When evening came, the disciples went down to the shore. After a while, they got into a boat to make for Capernaum on the other side of the sea, for it was now dark and Jesus had not yet come to them. But the sea was getting rough because a strong wind was blowing.
They had rowed about three or four miles, when they saw Jesus walking on the sea, and he was drawing near to the boat. They were frightened, but he said to them, “It is I! Don’t be afraid!”
They wanted to take him into the boat, but immediately, the boat was at the shore to which they were going.
Today’s gospel reading reports a strange miracle. It describes Jesus walking on the sea.
But immediately a question arises in our minds about this particular miracle. What was its purpose? This is a natural question because almost all the miracles of Jesus (healings, exorcisms, raising of a dead person, multiplication of wine or bread, etc.) have a beneficial purpose. They aim at helping people. In that respect, how does that miracle of walking on the sea compare?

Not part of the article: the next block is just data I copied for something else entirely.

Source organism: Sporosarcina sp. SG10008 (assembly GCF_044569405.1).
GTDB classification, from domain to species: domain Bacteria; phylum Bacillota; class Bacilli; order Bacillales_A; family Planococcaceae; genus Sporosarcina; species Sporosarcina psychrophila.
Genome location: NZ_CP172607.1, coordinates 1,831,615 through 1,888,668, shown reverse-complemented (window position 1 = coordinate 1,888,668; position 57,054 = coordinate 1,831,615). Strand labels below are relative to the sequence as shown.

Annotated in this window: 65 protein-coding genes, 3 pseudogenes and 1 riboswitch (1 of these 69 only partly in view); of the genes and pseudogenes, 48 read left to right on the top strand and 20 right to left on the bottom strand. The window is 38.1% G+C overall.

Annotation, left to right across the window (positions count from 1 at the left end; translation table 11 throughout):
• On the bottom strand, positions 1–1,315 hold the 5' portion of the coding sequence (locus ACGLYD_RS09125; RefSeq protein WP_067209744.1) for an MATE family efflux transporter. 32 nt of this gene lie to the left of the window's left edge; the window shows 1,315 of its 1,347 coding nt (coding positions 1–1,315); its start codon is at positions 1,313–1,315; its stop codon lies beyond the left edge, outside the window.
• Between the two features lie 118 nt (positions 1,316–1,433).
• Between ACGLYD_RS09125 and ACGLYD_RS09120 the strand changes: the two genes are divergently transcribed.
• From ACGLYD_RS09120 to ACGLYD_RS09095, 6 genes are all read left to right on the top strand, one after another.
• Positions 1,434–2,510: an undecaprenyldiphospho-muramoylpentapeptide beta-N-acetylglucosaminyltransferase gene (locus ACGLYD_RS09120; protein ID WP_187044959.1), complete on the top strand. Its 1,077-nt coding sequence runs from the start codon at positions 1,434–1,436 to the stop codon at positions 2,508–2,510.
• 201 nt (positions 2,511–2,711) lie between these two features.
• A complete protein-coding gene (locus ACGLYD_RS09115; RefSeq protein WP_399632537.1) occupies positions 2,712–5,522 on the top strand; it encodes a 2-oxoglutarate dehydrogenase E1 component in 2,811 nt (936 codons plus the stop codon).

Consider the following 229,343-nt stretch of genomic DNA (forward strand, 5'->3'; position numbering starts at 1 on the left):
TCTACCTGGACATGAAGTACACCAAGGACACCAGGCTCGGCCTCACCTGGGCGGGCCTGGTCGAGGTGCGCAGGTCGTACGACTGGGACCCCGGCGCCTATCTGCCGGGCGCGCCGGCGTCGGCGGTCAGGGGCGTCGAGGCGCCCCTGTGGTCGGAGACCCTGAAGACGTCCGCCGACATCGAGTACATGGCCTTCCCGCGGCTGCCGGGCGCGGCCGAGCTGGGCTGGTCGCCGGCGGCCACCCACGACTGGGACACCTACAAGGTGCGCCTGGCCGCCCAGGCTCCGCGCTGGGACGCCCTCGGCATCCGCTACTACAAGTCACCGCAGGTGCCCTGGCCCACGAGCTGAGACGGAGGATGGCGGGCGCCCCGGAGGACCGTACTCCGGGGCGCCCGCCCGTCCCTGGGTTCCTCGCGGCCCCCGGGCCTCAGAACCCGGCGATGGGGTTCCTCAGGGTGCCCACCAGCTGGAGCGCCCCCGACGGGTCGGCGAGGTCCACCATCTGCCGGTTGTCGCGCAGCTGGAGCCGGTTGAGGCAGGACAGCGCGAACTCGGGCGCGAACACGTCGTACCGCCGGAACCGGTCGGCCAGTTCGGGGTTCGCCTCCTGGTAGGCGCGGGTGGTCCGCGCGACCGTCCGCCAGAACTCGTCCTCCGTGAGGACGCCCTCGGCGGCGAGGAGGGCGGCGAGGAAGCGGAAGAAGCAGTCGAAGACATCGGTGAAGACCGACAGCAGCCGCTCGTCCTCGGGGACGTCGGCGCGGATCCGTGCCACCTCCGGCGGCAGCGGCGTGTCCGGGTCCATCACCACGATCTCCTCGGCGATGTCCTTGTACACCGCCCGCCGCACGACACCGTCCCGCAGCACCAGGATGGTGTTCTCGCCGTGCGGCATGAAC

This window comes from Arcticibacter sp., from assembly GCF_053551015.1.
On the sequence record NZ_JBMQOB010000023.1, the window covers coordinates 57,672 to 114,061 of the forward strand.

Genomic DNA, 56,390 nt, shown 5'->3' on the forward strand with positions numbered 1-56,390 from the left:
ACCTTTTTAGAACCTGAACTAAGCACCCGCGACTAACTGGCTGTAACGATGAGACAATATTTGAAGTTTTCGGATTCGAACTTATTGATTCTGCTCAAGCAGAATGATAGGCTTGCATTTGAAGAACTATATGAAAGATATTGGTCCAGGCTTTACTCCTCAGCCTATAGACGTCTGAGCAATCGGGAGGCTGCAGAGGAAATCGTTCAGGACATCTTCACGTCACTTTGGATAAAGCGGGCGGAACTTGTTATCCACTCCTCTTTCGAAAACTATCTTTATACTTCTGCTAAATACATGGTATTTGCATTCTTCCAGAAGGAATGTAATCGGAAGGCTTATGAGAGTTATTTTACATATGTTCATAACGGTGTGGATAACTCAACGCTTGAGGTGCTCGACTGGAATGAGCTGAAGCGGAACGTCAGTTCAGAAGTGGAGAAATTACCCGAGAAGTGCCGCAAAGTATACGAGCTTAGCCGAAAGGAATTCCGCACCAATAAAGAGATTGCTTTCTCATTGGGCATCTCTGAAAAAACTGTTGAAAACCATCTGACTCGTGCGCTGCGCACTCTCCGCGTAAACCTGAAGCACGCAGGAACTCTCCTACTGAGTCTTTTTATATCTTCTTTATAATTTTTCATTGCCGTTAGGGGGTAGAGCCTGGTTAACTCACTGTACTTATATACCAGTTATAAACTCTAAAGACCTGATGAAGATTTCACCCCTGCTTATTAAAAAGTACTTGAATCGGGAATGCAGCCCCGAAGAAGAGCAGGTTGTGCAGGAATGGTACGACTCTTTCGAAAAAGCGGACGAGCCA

Here we are reduced to speculations, because neither Jesus nor the evangelists answer this question. Well, at least two answers come to mind, both possibly correct. First, Jesus could see that his disciples were having a hard time battling the strong winds, he had pity on them and came to reassure them by his presence as fast as he could reach them, namely, by walking on the water, and thus taking a short cut. Second, he wanted to give them another proof of his divinity by doing something impossible for a mere human. This miracle would make their act of faith in him easier. At any rate, it seems that this miracle, too, like all the other miracles, was inspired by Jesus’ compassion.
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